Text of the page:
2021 five-star guard Jaden Hardy is the best available vantage point in high school basketball, but only for nine days. After hinting at a two-week timeline on a decision earlier this week, the sharp sniper confirmed that a commitment came on May 15 with, among others, the G League, UCLA, Kentucky and Oregon listed as finalists.
Hardy’s recruitment has certainly been interesting. The UK quickly established itself as the overwhelming favorite early in the process back in 2019, but the G-League has since emerged as the most likely option for the dynamic scoring threat throughout 2020. With professional buzz growing, Kentucky took a back seat in recruiting with UCLA since joining forward as the school to keep an eye on whether he ultimately decides to reject the pros.
In short, the UK has been seen as No. 3 in recent months as the majority of the basketball world has assumed that Hardy will eventually sign with the G League. As John Calipari once put it, he simply refuses to be a hat on the table for high-profile prospects anymore. If Hardy’s mind persists, it is certain.
But here’s the catch: Kentucky pitch now is a whole different one than it was over the last year. Hell, it’s different today than it was to start the week.
After arguably the worst season in Kentucky basketball history, Calipari hit the reset on the program. He is in the process of bringing new faces to the list, and he has already audited the entire coaching staff, bringing his most trusted confidant and ace recruiter Orlando Antigua along with his Illinois coach counterpart and guard guru Ron ‘Chin’ Coleman. The offers – which have been rumored for almost a month at this time – were officially announced on Thursday morning.
“I’m excited that (Antigua) would be back here with us to get our program back where we know it should be,” Calipari said. “… Coleman is in the same shape as Orlando. … Hage is a grinder, a person who enjoys that time in the gym with the kids to help add value to your current players, yet he never takes his eyes off the lifeline of our recruiting program. ”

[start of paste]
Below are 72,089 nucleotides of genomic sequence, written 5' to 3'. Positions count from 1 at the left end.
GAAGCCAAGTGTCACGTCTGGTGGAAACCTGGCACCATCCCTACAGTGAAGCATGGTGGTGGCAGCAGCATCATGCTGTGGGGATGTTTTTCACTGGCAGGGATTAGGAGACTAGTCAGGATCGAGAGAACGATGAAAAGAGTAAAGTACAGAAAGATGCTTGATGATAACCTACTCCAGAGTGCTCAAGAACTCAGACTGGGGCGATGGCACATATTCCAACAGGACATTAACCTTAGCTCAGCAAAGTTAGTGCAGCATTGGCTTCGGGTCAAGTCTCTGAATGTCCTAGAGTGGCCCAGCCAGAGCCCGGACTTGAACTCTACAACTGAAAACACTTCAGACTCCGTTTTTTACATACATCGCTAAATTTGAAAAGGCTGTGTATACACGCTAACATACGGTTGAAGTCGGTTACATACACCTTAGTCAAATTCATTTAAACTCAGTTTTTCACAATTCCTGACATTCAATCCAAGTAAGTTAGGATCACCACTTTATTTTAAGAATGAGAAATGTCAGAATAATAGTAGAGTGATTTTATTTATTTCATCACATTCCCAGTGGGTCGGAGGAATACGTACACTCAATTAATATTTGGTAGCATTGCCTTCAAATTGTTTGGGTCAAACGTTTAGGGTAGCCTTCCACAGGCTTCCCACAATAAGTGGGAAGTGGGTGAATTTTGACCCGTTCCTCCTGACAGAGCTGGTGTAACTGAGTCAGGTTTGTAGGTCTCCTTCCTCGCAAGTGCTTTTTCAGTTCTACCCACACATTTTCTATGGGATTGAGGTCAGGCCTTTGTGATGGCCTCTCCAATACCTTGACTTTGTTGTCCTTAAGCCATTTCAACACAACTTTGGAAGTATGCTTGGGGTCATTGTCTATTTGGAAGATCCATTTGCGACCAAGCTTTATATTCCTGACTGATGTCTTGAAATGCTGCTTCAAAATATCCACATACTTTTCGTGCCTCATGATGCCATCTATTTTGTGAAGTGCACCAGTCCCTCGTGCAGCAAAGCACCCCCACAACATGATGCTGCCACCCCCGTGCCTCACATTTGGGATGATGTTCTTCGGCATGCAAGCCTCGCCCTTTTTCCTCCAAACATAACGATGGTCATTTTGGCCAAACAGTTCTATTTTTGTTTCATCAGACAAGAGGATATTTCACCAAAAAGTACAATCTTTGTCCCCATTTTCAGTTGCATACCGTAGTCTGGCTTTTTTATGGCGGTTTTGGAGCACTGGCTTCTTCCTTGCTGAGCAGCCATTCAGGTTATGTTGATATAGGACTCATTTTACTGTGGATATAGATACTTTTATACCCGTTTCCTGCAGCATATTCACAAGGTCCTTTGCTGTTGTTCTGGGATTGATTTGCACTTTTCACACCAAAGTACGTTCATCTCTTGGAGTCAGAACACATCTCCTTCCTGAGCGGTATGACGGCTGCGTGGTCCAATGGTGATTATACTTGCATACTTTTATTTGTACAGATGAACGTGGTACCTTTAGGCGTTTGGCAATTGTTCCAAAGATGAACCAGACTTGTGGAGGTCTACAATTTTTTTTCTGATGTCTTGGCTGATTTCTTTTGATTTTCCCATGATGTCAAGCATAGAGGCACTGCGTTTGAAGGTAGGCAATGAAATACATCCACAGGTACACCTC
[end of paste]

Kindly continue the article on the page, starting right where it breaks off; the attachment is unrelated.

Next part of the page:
Calipari wants “to get our program back to where we know it should be.” The days when the British head coach could hand-pick his list, rake in top-five players with relative ease, stack the deck with ridiculous talent from top to bottom on his way to deep NCAA tournament races and great success in the NBA draft. He did it with Antigua in the staff the first time and he brought him back to bring that swagger and energy back to Lexington with him.
And what better way to rekindle the fan base and push Kentucky back to the top than to pull it back after victory in Hardy’s recruitment?
It’s no surprise that Hardy, a consensus top-three prospect and widely regarded as the best shooter and clean scorer in high school basketball regardless of class, is interested in the G-League. He is a player who deserves to make money playing this game, rather than later. He is an effortless shooter with unlimited range and draws comparisons to NBA superstar Bradley Beal. If he wants to make a million dollars through salaries and connections while training with NBA scouts and playing against league veterans with the G League, you can not blame him.
But if even there is a small chance that Hardy is seriously considering the college route, it’s an option Kentucky simply cannot pass on. And they have to do what it takes over the next nine days to make it happen.
Are you looking for a little glimmer of hope? Look no further than 2020 five-star guard Jalen Green’s situation last season.
When he came in as the overall prospect No. 2 with offers from all over the country, Green chose to reject the college route in favor of the G-League. In his lone after-school, pre-NBA season, he proved he was an elite player against former NBA veterans and players still fighting for a shot in the league, averaging 17.9 points, 4.1 rebounds and 2 , 8 assists pr. Competition. He was considered a challenger for the overall No. 1 pick that went into the year, and in terms of pure talent and production, he did nothing to harm his draft.